The BMW continued a short distance on Whitechurch Street, then turned into a church parking lot before proceeding south on the road. The SO activated his cruiser’s emergency lights, made a U-turn and fell in behind the BMW. The BMW’s driver was by now aware of the cruiser’s presence. The BMW stopped momentarily on Whitechurch Street, whereupon the Complainant, who had been a front seat passenger in the vehicle, exited holding a backpack and a McDonald’s brown paper bag containing food he and the driver had picked up. With the Complainant out of the vehicle, the BMW accelerated away. Fearing that the BMW’s occupants would bolt from the vehicle as it came to a stop, the SO also exited his vehicle having stopped behind the BMW. As the BMW sped away, he and the Complainant were left alone facing each other. It is here that the evidence begins to diverge in material respect.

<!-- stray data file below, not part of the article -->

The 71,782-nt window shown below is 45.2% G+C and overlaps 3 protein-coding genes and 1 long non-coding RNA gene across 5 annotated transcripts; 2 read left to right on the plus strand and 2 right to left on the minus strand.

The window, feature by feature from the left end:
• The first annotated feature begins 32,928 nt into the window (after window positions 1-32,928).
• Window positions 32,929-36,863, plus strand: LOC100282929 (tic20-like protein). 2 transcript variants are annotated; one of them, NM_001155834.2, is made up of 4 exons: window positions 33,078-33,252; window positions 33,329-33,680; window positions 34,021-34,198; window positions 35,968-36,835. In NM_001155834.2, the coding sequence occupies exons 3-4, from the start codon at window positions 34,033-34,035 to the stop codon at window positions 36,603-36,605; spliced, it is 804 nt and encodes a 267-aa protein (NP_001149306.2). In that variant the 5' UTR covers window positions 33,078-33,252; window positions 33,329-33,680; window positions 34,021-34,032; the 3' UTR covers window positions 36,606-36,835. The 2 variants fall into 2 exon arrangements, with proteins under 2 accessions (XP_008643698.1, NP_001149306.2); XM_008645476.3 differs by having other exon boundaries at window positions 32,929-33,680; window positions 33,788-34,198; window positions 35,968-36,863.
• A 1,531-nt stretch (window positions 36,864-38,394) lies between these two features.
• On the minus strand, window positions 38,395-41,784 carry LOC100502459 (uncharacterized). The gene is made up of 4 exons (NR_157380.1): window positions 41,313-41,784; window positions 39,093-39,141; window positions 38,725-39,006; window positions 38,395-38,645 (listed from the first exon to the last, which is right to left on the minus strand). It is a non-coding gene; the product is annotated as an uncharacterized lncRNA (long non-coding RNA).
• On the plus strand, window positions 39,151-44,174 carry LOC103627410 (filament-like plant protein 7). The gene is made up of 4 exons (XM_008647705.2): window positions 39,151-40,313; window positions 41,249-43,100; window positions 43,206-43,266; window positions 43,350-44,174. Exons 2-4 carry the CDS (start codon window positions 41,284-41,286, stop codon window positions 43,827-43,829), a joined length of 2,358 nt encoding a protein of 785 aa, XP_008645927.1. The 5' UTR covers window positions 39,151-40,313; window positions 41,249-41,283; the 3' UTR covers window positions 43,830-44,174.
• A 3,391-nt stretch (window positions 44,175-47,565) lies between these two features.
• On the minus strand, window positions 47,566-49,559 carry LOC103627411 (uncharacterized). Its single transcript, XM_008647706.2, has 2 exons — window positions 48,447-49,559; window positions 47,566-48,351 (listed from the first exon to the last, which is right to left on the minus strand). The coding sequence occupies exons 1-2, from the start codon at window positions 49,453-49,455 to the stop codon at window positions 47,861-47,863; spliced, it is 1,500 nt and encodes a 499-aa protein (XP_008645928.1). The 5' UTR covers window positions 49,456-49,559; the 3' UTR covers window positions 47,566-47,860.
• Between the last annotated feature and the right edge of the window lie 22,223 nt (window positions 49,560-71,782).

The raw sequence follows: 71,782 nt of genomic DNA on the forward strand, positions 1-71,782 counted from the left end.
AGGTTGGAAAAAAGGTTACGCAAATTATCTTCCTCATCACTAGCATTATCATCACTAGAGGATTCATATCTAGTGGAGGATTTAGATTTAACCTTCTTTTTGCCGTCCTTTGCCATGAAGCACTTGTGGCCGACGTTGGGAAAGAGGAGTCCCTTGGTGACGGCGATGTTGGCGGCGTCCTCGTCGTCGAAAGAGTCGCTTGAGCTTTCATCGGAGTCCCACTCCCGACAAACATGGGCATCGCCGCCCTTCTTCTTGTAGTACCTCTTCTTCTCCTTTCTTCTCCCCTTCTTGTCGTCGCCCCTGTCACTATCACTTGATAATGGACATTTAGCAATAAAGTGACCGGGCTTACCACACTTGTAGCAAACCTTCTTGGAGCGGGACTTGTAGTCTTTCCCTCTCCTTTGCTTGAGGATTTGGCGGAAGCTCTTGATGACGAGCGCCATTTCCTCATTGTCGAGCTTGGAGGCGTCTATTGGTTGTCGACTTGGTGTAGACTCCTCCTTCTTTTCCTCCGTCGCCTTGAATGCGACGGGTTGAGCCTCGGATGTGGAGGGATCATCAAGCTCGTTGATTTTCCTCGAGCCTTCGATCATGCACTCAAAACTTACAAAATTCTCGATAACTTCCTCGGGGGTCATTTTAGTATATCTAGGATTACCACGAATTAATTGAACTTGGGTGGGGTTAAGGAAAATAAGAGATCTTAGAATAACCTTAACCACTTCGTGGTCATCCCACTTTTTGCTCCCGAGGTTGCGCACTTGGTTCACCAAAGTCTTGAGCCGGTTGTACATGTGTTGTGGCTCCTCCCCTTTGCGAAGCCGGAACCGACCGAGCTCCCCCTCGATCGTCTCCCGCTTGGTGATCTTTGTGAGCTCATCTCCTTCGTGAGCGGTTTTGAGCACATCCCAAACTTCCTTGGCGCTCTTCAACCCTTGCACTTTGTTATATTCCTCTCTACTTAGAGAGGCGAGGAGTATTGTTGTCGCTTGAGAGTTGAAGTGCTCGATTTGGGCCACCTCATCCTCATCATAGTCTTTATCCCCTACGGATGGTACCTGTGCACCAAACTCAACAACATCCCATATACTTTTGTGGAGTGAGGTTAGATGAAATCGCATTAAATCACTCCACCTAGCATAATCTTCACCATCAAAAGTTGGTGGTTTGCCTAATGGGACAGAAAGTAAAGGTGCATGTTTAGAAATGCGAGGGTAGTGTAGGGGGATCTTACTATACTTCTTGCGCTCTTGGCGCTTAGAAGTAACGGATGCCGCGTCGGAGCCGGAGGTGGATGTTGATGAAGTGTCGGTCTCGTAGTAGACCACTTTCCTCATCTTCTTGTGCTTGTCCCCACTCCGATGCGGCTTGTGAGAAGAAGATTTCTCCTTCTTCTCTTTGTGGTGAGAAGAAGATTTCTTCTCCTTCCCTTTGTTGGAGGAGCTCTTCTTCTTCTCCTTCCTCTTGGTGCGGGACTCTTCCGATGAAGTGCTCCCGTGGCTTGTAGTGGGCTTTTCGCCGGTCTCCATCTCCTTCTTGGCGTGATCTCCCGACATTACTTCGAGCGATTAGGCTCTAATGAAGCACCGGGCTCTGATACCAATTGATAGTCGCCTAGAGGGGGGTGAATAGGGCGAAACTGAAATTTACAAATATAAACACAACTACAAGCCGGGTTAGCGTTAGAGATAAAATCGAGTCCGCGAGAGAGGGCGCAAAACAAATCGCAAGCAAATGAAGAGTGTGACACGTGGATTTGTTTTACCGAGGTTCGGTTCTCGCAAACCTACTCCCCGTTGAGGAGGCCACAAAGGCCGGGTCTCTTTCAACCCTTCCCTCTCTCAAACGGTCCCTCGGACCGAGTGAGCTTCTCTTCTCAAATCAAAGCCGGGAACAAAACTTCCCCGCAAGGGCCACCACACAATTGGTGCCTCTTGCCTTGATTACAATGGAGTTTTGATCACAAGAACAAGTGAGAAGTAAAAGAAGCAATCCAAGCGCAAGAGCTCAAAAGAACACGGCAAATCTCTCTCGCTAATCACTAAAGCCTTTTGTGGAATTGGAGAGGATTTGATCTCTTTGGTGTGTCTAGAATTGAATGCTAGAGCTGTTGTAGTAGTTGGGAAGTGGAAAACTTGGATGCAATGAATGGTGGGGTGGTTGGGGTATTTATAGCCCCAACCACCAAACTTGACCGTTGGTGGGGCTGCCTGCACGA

There is some evidence supporting a version of events in which the SO shot the Complainant when he tried to surrender ammunition he had in his pocket. According to this evidence, the Complainant dropped his bags when confronted by the SO but objected to being searched. He also refused to lay on the ground as instructed. Instead, the Complainant told the officer he had ammunition in his pocket that he wished to turn over to the officer. The SO repeatedly ordered the Complainant not to put his hand inside his pocket, but the Complainant nevertheless did. With his sidearm aimed at the Complainant, the SO yelled at him to not move. The Complainant told the SO to shoot him. The Complainant was shot by the SO as he removed two shotgun cartridges out of his pocket and extended his right arm towards the SO, inviting the officer to take them.